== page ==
​How couples can manage their finances without falling out

Don’t let romance cloud your financial judgment, Money Box presenter and author Paul Lewis advises.
Money Box presenter Paul Lewis.Money Box presenter Paul Lewis.
Money Box presenter Paul Lewis.

Discussing money may seem the perfect way to put a dampener on that rose-tinted future, but couples should carefully consider how they deal with their finances, advises financial journalist Paul Lewis, long-time presenter of BBC Radio 4’s Money Box.

“Costs are going up and wages aren’t keeping pace with them, so people are genuinely finding themselves in bigger debt,” says the broadcaster and author of the radio show’s eponymous new tie-in book, which delves into all of this and more.

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Mortgages will be going up for millions of people this year as their fixed rate comes to an end, and that will put a further strain on people who’ve bought a house or a flat and are finding it hard at the moment.”

So, what advice would Lewis share for those looking for love or taking the next step in their relationship?

Online dating

“There’s a lot of fraud on dating apps,” says Lewis. “I’m not against dating apps – people I’m close to have found their perfect partner on them – but you have to be careful because there is a lot of fraud, and if you start an online relationship with someone who then asks you for money, just say no, it’s a con.”

Moving in together

What about taking that step to live together? “If you think you’ve met the love of your life and you want to move in together, money’s possibly the last thing on your mind, but you do have to be careful,” says Lewis.

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“When you are just cohabiting – when you’re not married/in a civil partnership – you have absolutely no financial rights with regard to the other person. It’s slightly different in Scotland, in that you have some rights, although they are not as strong as they might be.”

He explains in the book: “So when your unofficial arrangement comes to an end for whatever reason, you cannot claim support, half the TV, the second car (assuming you have a first) or a share of your partner’s money, pension or house in the Algarve. Unless you bought them, of course, in which case they are yours, yours, yours.”

If you have a joint mortgage, and joint property, then you each have a half of it, but that’s only if it’s done legally as a joint property, he explains. “But if they’ve bought it and it’s under their name, it doesn’t matter if you’ve lived with them for 20 years and have six babies, you have no rights to that property.

“I’m not saying that everybody should get married, but marriage protects you from all that,” Lewis adds. “It gives you rights when a relationship ends and, indeed, if the other person dies.”

Beware of economic abuse

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“This has been going on for generations but has only come to light fairly recently. It’s usually done by the economically stronger person to the economically weaker person – and normally it’s done by men to women,” Lewis explains.

“One partner tries to stop the other partner from having or getting any financial independence – it’s financial bullying, if you like. You very often see it when they try to discourage you from going to work or getting a job or a better job.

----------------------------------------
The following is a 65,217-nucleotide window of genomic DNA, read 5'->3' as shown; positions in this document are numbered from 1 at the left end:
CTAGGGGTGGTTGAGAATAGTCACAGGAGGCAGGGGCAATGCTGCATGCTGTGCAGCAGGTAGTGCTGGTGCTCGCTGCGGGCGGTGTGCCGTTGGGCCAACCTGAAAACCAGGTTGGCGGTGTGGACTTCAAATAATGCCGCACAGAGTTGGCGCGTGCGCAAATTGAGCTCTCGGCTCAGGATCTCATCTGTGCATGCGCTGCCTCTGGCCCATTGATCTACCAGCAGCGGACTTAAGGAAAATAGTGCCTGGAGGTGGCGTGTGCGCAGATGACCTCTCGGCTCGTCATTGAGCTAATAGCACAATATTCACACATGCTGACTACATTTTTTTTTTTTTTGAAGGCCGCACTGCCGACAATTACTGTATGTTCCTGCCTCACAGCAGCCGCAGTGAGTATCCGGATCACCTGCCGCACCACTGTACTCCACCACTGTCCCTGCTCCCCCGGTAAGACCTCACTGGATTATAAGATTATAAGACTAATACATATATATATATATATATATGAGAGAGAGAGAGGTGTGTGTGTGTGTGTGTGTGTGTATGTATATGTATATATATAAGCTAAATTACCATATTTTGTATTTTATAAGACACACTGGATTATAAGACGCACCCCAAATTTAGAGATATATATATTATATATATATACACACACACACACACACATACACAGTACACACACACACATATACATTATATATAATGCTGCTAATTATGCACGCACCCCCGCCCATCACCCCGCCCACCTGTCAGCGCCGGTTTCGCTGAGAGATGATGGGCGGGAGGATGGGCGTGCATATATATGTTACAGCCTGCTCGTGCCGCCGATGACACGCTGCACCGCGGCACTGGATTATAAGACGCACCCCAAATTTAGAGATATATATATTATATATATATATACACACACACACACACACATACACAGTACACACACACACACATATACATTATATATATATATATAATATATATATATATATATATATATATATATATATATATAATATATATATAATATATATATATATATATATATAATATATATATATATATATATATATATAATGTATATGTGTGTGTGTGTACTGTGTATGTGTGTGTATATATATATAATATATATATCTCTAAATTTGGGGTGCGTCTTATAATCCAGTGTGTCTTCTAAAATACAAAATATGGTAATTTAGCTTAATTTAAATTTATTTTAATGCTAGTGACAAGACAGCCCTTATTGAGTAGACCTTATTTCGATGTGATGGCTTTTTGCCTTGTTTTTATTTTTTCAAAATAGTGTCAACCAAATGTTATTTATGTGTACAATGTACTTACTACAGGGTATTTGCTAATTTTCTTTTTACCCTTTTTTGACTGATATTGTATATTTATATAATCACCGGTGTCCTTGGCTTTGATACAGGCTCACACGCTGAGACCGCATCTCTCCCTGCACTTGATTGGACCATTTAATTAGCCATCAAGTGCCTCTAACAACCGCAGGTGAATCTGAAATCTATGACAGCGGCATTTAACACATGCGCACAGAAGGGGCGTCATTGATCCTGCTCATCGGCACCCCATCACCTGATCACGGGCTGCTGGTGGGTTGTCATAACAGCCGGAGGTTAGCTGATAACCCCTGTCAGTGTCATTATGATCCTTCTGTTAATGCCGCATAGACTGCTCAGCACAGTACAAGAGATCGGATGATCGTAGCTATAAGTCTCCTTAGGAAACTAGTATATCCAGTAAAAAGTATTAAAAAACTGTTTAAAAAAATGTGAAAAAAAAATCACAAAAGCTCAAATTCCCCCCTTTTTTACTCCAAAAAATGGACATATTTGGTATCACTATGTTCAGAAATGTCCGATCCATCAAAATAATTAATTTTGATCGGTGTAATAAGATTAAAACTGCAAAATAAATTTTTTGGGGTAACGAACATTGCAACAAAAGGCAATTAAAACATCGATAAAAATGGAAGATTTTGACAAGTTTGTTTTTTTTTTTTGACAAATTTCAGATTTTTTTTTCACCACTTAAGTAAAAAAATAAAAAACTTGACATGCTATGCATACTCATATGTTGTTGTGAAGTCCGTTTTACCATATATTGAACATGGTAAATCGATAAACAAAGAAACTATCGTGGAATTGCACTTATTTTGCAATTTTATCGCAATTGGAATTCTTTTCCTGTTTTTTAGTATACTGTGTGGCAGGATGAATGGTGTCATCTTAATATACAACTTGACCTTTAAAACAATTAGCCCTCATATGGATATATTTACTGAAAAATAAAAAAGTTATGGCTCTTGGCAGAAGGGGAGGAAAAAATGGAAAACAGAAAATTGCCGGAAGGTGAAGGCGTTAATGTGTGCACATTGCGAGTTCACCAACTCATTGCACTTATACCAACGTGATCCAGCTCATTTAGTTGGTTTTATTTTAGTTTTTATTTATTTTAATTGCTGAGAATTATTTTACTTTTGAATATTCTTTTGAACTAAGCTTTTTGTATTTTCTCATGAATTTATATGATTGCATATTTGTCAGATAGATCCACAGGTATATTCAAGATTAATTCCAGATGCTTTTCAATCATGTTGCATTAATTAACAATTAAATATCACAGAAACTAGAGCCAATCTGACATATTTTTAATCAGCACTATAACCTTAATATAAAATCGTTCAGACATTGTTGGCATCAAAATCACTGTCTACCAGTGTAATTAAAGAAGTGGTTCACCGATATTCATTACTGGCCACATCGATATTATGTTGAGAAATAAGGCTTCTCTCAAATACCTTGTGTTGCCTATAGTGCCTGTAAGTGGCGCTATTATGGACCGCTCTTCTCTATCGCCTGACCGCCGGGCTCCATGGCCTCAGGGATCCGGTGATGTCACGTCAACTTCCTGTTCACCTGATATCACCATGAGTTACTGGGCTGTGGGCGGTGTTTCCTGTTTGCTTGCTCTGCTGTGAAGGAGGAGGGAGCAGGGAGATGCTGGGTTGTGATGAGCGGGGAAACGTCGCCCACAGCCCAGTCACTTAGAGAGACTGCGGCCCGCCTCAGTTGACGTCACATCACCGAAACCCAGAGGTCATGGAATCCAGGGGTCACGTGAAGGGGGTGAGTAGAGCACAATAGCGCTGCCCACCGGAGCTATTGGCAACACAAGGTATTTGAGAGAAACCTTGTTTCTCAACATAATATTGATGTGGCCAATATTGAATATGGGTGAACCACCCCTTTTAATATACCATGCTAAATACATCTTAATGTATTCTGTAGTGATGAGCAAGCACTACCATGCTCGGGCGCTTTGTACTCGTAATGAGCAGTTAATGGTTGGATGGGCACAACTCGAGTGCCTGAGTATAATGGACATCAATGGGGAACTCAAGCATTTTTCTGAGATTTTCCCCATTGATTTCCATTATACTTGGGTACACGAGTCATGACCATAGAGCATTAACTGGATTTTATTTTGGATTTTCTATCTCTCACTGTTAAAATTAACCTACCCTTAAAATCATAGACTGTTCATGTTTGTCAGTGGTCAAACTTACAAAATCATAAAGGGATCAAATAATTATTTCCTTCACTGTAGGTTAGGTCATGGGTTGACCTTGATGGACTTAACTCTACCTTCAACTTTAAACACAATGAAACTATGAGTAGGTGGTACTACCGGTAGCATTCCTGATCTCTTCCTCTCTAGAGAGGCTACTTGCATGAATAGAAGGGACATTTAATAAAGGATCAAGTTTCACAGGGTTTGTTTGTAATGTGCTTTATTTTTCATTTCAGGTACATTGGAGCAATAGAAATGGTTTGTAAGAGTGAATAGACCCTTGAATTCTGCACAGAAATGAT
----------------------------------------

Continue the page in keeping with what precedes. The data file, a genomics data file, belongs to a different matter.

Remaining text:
“They may use children, saying, ‘Why don’t you look after the children, as it’s much easier?’ – which means you become financially a much weaker person in the relationship, which makes it much harder to leave if it goes wrong.

“If you think you or one of your friends is in an abusive relationship financially, there’s a charity called Surviving Economic Abuse (survivingeconomicabuse.org) which may be able to help.”

Joint expenses

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“I think it’s important if you are having a relationship with someone that there are joint expenses, like the energy bills, food bills, going out bills and holidays. My advice is have your own money paid into your own account – so if you work, (get) benefits or whatever, that goes into your account separately. Then have a joint account for your joint expenses, work out what you have to pay into it every month and make that a regular transfer into that account,” says Lewis.

“If there’s anything left in your own account, then that’s your money. So, if your partner wants to spend a lot of money on a football match and you don’t like football, then that’s up to them because it’s their money. Similarly, you can do what you want.”

However, be aware that either one of you can remove all the cash from the joint account without the other’s consent, he warns.

What if you enter joint debt?

“If you enter a debt with someone – maybe you take out a joint mortgage or joint loan – always remember that you both owe all that money. That means that if your relationship ends and the other person just disappears, you will owe all of it, not half of it,” Lewis cautions.

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“And if you’ve got a job and the other person hasn’t, then even if the lender knows where the other person is, they won’t bother with them because you’ve got the job, so they will come to you for the money. Joint debt can be a difficult problem when a relationship ends and I would always say to people, try to avoid it.”

Claim your tax allowances

Lewis explains: “Many people don’t claim the tax allowances that they can. Marriage allowance is useful if you’re married or civil partnered, and one of you works and the other earns too little to pay income tax. The one who doesn’t [earn] can move some of their [personal] tax-free allowance to the one who does work, which will cut their tax by up to £252 a year. Find out more on the gov.uk website.”